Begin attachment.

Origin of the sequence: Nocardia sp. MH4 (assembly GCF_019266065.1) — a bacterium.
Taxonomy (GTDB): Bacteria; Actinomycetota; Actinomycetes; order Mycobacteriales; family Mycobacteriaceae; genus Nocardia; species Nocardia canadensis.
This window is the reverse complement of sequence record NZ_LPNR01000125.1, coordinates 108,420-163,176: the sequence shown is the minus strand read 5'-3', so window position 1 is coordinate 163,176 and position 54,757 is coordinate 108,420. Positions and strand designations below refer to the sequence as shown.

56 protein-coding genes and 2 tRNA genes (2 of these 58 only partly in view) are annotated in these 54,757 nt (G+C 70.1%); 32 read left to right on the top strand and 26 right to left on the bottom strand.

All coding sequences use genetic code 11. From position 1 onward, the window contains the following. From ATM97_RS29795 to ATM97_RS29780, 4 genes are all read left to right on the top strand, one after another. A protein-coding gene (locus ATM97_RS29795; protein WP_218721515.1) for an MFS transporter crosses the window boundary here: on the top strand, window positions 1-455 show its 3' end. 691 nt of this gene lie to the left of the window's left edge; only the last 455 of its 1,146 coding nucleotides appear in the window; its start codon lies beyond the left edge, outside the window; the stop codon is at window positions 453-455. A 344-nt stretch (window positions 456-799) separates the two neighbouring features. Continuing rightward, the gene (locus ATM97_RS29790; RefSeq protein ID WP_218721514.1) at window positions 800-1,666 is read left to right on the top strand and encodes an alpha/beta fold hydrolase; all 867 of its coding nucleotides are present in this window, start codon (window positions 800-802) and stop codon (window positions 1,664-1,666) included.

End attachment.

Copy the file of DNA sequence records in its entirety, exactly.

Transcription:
Origin of the sequence: Nocardia sp. MH4 (assembly GCF_019266065.1) — a bacterium.
Taxonomy (GTDB): Bacteria; Actinomycetota; Actinomycetes; order Mycobacteriales; family Mycobacteriaceae; genus Nocardia; species Nocardia canadensis.
This window is the reverse complement of sequence record NZ_LPNR01000125.1, coordinates 108,420-163,176: the sequence shown is the minus strand read 5'-3', so window position 1 is coordinate 163,176 and position 54,757 is coordinate 108,420. Positions and strand designations below refer to the sequence as shown.

56 protein-coding genes and 2 tRNA genes (2 of these 58 only partly in view) are annotated in these 54,757 nt (G+C 70.1%); 32 read left to right on the top strand and 26 right to left on the bottom strand.

All coding sequences use genetic code 11. From position 1 onward, the window contains the following. From ATM97_RS29795 to ATM97_RS29780, 4 genes are all read left to right on the top strand, one after another. A protein-coding gene (locus ATM97_RS29795; protein WP_218721515.1) for an MFS transporter crosses the window boundary here: on the top strand, window positions 1-455 show its 3' end. 691 nt of this gene lie to the left of the window's left edge; only the last 455 of its 1,146 coding nucleotides appear in the window; its start codon lies beyond the left edge, outside the window; the stop codon is at window positions 453-455. A 344-nt stretch (window positions 456-799) separates the two neighbouring features. Continuing rightward, the gene (locus ATM97_RS29790; RefSeq protein ID WP_218721514.1) at window positions 800-1,666 is read left to right on the top strand and encodes an alpha/beta fold hydrolase; all 867 of its coding nucleotides are present in this window, start codon (window positions 800-802) and stop codon (window positions 1,664-1,666) included.